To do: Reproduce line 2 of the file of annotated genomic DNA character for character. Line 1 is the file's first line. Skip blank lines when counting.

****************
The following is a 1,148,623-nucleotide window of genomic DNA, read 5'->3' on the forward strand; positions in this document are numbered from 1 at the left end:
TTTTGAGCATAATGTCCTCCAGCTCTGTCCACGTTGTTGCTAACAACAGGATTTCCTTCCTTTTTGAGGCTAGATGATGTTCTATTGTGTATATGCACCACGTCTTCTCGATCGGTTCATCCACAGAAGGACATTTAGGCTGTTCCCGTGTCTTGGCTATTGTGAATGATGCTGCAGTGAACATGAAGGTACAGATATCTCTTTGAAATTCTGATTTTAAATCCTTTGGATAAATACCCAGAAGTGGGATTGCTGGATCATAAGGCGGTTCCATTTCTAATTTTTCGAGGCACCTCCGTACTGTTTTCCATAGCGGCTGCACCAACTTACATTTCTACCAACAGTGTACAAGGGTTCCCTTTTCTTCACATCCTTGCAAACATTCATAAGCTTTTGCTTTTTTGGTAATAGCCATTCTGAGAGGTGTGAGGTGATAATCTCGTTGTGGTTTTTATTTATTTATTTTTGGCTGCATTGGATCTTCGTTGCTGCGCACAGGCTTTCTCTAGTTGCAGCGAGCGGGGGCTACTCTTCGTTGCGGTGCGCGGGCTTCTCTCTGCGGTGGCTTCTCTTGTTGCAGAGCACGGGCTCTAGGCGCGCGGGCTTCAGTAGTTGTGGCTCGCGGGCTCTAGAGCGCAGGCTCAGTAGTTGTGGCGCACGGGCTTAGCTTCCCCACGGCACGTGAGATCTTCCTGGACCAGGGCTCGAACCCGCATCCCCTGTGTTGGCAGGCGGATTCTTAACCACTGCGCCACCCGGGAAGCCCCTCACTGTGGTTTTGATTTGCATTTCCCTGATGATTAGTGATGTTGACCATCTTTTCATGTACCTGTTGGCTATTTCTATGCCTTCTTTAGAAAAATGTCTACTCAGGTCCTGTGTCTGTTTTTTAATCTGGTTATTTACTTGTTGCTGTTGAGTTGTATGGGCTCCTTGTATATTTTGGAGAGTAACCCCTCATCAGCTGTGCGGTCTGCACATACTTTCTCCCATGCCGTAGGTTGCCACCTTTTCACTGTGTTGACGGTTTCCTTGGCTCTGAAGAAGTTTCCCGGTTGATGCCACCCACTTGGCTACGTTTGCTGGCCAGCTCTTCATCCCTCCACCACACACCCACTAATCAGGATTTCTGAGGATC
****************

TTTTGAGCATAATGTCCTCCAGCTCTGTCCACGTTGTTGCTAACAACAGGATTTCCTTCCTTTTTGAGGCTAGATGATGTTCTATTGTGTATATGCACCACGTCTTCTCGATCGGTTCATCCACAGAAGGACATTTAGGCTGTTCCCGTGTCTTGGCTATTGTGAATGATGCTGCAGTGAACATGAAGGTACAGATATCTCTTTGAAATTCTGATTTTAAATCCTTTGGATAAATACCCAGAAGTGGGATTGCTGGATCATAAGGCGGTTCCATTTCTAATTTTTCGAGGCACCTCCGTACTGTTTTCCATAGCGGCTGCACCAACTTACATTTCTACCAACAGTGTACAAGGGTTCCCTTTTCTTCACATCCTTGCAAACATTCATAAGCTTTTGCTTTTTTGGTAATAGCCATTCTGAGAGGTGTGAGGTGATAATCTCGTTGTGGTTTTTATTTATTTATTTTTGGCTGCATTGGATCTTCGTTGCTGCGCACAGGCTTTCTCTAGTTGCAGCGAGCGGGGGCTACTCTTCGTTGCGGTGCGCGGGCTTCTCTCTGCGGTGGCTTCTCTTGTTGCAGAGCACGGGCTCTAGGCGCGCGGGCTTCAGTAGTTGTGGCTCGCGGGCTCTAGAGCGCAGGCTCAGTAGTTGTGGCGCACGGGCTTAGCTTCCCCACGGCACGTGAGATCTTCCTGGACCAGGGCTCGAACCCGCATCCCCTGTGTTGGCAGGCGGATTCTTAACCACTGCGCCACCCGGGAAGCCCCTCACTGTGGTTTTGATTTGCATTTCCCTGATGATTAGTGATGTTGACCATCTTTTCATGTACCTGTTGGCTATTTCTATGCCTTCTTTAGAAAAATGTCTACTCAGGTCCTGTGTCTGTTTTTTAATCTGGTTATTTACTTGTTGCTGTTGAGTTGTATGGGCTCCTTGTATATTTTGGAGAGTAACCCCTCATCAGCTGTGCGGTCTGCACATACTTTCTCCCATGCCGTAGGTTGCCACCTTTTCACTGTGTTGACGGTTTCCTTGGCTCTGAAGAAGTTTCCCGGTTGATGCCACCCACTTGGCTACGTTTGCTGGCCAGCTCTTCATCCCTCCACCACACACCCACTAATCAGGATTTCTGAGGATC